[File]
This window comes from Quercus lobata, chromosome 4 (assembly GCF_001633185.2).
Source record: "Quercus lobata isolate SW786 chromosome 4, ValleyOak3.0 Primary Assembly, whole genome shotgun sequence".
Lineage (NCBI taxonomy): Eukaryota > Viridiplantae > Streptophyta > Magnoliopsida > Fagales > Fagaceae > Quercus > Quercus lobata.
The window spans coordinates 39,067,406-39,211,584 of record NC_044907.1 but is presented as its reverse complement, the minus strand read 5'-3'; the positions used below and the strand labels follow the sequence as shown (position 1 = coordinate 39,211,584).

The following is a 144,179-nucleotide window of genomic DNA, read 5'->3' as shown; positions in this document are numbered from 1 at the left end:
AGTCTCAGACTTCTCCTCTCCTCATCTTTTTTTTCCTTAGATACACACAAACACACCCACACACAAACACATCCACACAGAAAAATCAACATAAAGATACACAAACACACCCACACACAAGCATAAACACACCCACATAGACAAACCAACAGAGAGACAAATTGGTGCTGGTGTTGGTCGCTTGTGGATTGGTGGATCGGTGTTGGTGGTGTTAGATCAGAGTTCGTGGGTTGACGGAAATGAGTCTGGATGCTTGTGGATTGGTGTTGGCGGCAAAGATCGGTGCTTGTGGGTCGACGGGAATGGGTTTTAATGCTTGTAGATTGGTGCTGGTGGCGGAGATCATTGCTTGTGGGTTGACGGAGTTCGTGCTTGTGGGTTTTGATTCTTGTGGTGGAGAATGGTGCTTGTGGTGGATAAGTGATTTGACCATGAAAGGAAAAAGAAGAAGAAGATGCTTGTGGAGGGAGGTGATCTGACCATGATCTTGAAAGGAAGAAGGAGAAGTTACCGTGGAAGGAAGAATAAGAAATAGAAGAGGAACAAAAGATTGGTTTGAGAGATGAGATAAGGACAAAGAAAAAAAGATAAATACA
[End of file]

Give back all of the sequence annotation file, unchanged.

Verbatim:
This window comes from Quercus lobata, chromosome 4 (assembly GCF_001633185.2).
Source record: "Quercus lobata isolate SW786 chromosome 4, ValleyOak3.0 Primary Assembly, whole genome shotgun sequence".
Lineage (NCBI taxonomy): Eukaryota > Viridiplantae > Streptophyta > Magnoliopsida > Fagales > Fagaceae > Quercus > Quercus lobata.
The window spans coordinates 39,067,406-39,211,584 of record NC_044907.1 but is presented as its reverse complement, the minus strand read 5'-3'; the positions used below and the strand labels follow the sequence as shown (position 1 = coordinate 39,211,584).

The following is a 144,179-nucleotide window of genomic DNA, read 5'->3' as shown; positions in this document are numbered from 1 at the left end:
AGTCTCAGACTTCTCCTCTCCTCATCTTTTTTTTCCTTAGATACACACAAACACACCCACACACAAACACATCCACACAGAAAAATCAACATAAAGATACACAAACACACCCACACACAAGCATAAACACACCCACATAGACAAACCAACAGAGAGACAAATTGGTGCTGGTGTTGGTCGCTTGTGGATTGGTGGATCGGTGTTGGTGGTGTTAGATCAGAGTTCGTGGGTTGACGGAAATGAGTCTGGATGCTTGTGGATTGGTGTTGGCGGCAAAGATCGGTGCTTGTGGGTCGACGGGAATGGGTTTTAATGCTTGTAGATTGGTGCTGGTGGCGGAGATCATTGCTTGTGGGTTGACGGAGTTCGTGCTTGTGGGTTTTGATTCTTGTGGTGGAGAATGGTGCTTGTGGTGGATAAGTGATTTGACCATGAAAGGAAAAAGAAGAAGAAGATGCTTGTGGAGGGAGGTGATCTGACCATGATCTTGAAAGGAAGAAGGAGAAGTTACCGTGGAAGGAAGAATAAGAAATAGAAGAGGAACAAAAGATTGGTTTGAGAGATGAGATAAGGACAAAGAAAAAAAGATAAATACA